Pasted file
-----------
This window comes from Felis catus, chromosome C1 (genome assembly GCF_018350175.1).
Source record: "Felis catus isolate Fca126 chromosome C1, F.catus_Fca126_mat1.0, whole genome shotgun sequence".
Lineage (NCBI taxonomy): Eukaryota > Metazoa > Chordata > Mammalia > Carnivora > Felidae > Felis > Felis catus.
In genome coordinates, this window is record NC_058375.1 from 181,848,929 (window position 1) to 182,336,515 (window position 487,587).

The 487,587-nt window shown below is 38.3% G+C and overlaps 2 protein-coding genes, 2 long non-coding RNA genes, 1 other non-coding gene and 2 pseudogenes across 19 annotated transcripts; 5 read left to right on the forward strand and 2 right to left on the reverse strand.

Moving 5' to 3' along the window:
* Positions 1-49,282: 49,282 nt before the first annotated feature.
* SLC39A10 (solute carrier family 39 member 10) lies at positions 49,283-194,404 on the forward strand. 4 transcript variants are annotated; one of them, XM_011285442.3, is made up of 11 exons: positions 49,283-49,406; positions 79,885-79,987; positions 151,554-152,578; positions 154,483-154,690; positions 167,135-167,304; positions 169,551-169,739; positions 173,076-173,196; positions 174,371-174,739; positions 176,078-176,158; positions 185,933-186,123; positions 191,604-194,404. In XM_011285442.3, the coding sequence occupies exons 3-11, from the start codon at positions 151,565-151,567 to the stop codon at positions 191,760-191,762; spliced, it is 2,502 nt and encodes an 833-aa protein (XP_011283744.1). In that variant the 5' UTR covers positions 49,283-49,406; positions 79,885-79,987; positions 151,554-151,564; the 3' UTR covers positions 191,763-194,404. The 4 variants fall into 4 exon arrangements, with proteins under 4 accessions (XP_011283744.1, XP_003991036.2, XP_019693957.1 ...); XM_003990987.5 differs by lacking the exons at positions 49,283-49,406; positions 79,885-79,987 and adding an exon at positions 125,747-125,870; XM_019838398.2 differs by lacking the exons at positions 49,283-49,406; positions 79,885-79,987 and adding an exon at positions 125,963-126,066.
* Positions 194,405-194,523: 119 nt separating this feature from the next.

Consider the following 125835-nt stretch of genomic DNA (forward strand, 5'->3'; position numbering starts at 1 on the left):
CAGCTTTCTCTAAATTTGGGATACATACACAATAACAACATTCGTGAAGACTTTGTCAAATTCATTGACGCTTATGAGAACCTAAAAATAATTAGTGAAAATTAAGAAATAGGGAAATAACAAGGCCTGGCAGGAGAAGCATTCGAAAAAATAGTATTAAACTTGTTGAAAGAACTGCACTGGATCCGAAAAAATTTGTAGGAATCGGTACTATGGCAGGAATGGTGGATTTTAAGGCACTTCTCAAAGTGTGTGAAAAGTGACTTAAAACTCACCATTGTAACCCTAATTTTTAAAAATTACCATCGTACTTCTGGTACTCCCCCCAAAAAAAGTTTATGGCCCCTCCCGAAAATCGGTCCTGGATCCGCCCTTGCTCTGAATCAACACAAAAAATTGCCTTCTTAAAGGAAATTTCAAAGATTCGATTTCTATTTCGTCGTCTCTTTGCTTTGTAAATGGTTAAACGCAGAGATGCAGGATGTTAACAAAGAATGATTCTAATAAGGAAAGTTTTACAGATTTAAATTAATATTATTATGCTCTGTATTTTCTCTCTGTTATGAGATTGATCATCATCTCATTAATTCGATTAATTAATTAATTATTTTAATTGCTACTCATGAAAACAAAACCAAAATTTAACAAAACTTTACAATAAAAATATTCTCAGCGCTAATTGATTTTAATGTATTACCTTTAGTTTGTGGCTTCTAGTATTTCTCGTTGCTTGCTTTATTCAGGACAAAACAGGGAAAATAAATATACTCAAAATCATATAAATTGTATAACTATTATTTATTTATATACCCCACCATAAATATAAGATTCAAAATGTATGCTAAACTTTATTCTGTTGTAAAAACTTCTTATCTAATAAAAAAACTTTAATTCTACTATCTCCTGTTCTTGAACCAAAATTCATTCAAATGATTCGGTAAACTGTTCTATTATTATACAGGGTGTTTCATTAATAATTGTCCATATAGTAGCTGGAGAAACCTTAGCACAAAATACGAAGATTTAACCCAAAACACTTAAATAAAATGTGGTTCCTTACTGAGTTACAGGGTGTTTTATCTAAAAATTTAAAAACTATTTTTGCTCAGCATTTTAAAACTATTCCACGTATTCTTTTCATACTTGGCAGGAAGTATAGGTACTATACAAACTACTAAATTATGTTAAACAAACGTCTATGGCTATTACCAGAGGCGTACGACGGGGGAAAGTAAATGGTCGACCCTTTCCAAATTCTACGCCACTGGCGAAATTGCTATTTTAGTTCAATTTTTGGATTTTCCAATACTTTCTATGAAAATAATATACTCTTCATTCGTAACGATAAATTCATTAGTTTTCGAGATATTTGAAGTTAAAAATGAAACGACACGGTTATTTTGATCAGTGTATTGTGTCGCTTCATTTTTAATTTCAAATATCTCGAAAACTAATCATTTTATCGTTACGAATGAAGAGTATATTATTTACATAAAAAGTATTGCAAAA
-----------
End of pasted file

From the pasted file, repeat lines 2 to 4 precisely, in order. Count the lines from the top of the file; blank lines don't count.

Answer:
Source record: "Felis catus isolate Fca126 chromosome C1, F.catus_Fca126_mat1.0, whole genome shotgun sequence".
Lineage (NCBI taxonomy): Eukaryota > Metazoa > Chordata > Mammalia > Carnivora > Felidae > Felis > Felis catus.
In genome coordinates, this window is record NC_058375.1 from 181,848,929 (window position 1) to 182,336,515 (window position 487,587).